Queen Elizabeth Elevates Artist David Hockney
British artist David Hockney was one of only two people named to the Order of Merit by Queen Elizabeth II in her 2012 New Year's Honors (or, to use the Queen's English, "Honours") list. The other recipient is John Howard, Australia's second-longest serving prime minister. (As the head of state for Australia, the queen can grant knighthoods and other honors in that continent.)
At age 74, Hockney is enjoying the kind of recognition that comes with a lifetime of achievement. The Royal Academy in London is mounting a major retrospective of his works. The art critic for the (U.K.) Daily Telegraph, in reviewing the exhibit, called him "Britain's greatest living artist," which he probably is, with the recent passing of the only other person who could have aspired to the title, Lucien Freud.
Hockney is also making news for a pointed jab at another near-legendary British artist. The Montreal Gazette reports that, in the glow of his elevation by the queen, Hockney made sure the poster for his Royal Academy show noted, "All the works here were made by the artist himself, personally."
That was widely taken as a reference to Damien Hirst, who admits he "outsources" his work when he gets bored. Hockney, according to the newspaper, has freely admitted the reference.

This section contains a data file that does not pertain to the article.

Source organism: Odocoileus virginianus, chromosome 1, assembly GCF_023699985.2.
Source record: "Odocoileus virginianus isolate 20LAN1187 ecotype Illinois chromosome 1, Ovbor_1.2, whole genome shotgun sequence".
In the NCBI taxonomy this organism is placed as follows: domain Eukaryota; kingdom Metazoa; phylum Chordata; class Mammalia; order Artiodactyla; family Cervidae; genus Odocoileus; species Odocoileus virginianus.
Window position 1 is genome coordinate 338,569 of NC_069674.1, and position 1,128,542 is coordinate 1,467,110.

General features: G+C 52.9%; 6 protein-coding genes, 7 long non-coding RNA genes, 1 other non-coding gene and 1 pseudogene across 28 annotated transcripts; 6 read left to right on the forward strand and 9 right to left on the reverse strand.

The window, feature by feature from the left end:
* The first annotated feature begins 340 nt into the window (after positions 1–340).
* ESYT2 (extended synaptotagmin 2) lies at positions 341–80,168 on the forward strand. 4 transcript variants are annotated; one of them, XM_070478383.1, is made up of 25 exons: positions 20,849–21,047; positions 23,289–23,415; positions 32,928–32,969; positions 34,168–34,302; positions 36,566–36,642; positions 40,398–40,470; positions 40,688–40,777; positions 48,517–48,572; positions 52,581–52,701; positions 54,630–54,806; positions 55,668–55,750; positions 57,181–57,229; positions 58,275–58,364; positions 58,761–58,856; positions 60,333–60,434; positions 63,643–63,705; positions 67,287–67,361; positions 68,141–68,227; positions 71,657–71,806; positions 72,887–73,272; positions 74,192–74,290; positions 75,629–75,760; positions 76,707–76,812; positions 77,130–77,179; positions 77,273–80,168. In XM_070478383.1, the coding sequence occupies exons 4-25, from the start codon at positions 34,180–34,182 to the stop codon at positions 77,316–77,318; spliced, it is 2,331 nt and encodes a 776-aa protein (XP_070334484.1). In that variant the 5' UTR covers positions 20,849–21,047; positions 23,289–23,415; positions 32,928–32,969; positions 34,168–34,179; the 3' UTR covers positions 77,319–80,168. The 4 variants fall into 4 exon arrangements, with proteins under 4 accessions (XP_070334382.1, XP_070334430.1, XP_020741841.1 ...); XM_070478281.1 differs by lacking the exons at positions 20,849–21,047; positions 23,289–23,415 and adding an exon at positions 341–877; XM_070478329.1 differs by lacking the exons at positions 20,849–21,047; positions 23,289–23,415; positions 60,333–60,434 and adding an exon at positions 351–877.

Unlike Hirst, Andy Warhol or Jeff Koons, Hockney is strictly Old School. When he met Marc Chagall's granddaughter, she told him the great Russian-French painter in his old age just wanted to paint. "Well, of course, what else would you want to do when you've done this all of your life?" he told her. "When you are older, you realise that everything else is just nothing compared to painting and drawing."
Hockney began his career in the then-new medium of photo collage. Born in the English county of Yorkshire, he spent many years in Los Angeles, where his unique style of cool blues and bright yellows became refined in a series of paintings of California swimming pool -- sometimes decorated with a beautiful naked young man.
In 1974, Hockney was the subject of a documentary film, "A Bigger Splash," named after one his paintings. He has gone on to fame designing operas for the Met in New York and for British companies.
It is notable that the queen offered Hockney a knighthood in 1990, which he turned down. He has been with professional chef John Fitzherbert for over 20 years.